WestminsterResearch

Regionalisation, “virtual” spaces and “real” territories: a view from Europe and North America

Herrschel, Tassilo (2009) Regionalisation, “virtual” spaces and “real” territories: a view from Europe and North America. International Journal of Public Sector Management, 22 (3). pp. 272-285. ISSN 0951-3558

[img]
Preview
PDF
130Kb

Official URL: http://dx.doi.org/10.1108/09513550910949244

Abstract

Purpose – This paper seeks to examine evidence of new forms of regionalisation in both theory and practice, and the relationship between the two. In so doing, it aims to demonstrate the essential complementarity, rather than widely argued alternativeness, of both conventional and new forms of inter-local collaboration at the regional level. The paper also seeks to demonstrate the importance of institutional and local legacies for the nature of regionalisation. Design/methodology/approach – The paper is based on interviews by the author with economic policy makers in several city regions in Europe and North America over the last three years, and the results of a series of workshops involving many of these very policy makers. Findings – There is growing evidence of new forms of inter-local region building being adopted by policy makers in response to a perceived need to maintain/improve economic competitiveness. Concerns about “giving away” powers and resources when engaging in usual conventional, formalised, fixed forms of regionalisation have created reluctance among many local actors to do so. The need to be more responsive to rapidly changing economic conditions, coupled to a realisation of the need for concerted action, have encouraged economic policy makers to adopt new, more experimental forms of region-wide collaboration. Practical implications – The findings not only challenge established practices and a conventional focus on planning and technocratic views of “regions”, but also raise questions about the prevalent regulation theory-inspired arguments in academic debate. Instead, “virtual regionalisation” seems to open new opportunities for defining meaning and operation of “regions” and “regionalism”, with the different backgrounds in Europe and North America allowing a somewhat more “open mind” in the latter than the former. Originality/value – The paper illustrates that in many regions in Europe and North America there is now a multitude of actors and organisations seeking to promote regional competitiveness and growth.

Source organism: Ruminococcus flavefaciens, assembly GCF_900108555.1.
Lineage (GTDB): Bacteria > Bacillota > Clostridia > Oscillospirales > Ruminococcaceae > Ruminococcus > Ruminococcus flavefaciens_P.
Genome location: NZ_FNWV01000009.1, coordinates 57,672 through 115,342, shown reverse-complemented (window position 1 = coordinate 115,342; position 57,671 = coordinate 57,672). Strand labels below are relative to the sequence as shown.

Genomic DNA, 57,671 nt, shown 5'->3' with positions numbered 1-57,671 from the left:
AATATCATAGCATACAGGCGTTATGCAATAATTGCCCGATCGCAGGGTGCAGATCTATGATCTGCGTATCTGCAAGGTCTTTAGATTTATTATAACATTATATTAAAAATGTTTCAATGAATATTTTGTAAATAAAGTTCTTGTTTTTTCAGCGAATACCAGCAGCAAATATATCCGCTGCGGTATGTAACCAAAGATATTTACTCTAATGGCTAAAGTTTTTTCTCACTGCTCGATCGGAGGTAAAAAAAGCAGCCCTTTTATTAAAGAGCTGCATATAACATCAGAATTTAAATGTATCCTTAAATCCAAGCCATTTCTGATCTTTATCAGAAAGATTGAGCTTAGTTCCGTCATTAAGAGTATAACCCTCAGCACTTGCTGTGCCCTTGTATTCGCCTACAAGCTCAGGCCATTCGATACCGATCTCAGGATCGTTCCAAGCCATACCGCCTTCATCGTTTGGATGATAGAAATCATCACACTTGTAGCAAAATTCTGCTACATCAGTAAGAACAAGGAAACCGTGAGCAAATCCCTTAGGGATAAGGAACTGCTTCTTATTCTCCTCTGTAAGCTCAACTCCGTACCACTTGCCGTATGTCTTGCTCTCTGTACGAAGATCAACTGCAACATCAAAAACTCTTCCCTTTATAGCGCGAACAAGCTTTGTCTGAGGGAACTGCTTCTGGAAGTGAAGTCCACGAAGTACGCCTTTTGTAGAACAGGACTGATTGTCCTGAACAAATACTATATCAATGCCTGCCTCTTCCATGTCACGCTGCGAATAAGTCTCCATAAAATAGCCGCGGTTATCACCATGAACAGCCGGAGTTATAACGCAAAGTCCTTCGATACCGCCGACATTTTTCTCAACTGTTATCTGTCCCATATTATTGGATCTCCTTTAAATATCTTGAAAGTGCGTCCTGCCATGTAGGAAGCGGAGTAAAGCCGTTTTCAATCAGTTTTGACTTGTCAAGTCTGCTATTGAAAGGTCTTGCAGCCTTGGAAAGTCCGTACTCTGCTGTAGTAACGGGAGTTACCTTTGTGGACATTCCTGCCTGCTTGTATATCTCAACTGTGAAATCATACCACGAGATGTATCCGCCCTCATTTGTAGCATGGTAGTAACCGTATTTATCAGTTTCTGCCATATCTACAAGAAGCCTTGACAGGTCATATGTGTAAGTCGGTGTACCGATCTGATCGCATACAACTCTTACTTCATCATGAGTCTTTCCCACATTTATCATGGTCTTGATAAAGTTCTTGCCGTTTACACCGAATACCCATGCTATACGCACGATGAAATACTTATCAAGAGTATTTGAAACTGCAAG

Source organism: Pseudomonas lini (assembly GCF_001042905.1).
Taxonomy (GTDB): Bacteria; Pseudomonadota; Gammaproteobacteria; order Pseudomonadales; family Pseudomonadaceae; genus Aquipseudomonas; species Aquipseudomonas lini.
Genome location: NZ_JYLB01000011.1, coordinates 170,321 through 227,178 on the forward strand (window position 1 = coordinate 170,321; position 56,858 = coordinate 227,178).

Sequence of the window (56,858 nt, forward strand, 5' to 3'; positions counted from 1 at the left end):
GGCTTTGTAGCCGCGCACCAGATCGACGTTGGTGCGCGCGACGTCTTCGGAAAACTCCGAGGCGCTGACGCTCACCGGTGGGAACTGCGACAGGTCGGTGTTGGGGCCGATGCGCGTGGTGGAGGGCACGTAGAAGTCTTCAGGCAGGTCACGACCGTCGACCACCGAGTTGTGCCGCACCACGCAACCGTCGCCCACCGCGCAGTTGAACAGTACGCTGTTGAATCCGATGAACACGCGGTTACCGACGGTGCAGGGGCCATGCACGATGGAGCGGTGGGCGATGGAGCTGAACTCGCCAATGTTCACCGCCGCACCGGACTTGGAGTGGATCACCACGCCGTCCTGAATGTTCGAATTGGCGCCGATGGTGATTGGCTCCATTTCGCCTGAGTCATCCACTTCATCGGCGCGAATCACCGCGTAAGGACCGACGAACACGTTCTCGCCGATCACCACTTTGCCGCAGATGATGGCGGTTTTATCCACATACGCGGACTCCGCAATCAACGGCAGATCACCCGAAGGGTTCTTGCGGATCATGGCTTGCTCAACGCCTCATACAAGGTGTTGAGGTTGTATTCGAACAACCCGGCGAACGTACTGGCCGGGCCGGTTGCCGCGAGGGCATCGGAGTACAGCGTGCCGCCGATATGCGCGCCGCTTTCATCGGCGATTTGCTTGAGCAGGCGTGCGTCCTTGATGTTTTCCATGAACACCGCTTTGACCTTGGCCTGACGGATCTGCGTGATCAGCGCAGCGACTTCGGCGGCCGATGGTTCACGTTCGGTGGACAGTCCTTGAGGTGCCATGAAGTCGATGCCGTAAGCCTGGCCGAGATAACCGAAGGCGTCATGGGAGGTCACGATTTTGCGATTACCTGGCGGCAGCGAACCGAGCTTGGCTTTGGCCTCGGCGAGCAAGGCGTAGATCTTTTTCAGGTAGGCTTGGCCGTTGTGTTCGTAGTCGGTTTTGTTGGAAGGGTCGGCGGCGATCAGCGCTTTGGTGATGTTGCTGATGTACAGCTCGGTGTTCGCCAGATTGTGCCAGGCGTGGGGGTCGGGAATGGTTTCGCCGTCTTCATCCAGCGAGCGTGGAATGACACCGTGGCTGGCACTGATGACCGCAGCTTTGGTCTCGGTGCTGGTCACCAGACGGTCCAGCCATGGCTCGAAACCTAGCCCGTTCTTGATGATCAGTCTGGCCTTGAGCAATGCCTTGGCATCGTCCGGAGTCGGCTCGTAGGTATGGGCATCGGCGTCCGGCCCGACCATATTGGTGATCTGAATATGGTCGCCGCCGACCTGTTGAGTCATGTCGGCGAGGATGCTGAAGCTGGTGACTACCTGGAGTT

Item Type:Article
Research Community:University of Westminster > Social Sciences, Humanities and Languages, School of
ID Code:8279
Deposited On:12 Jul 2010 15:46
Last Modified:30 Apr 2013 14:33

Repository Staff Only: item control page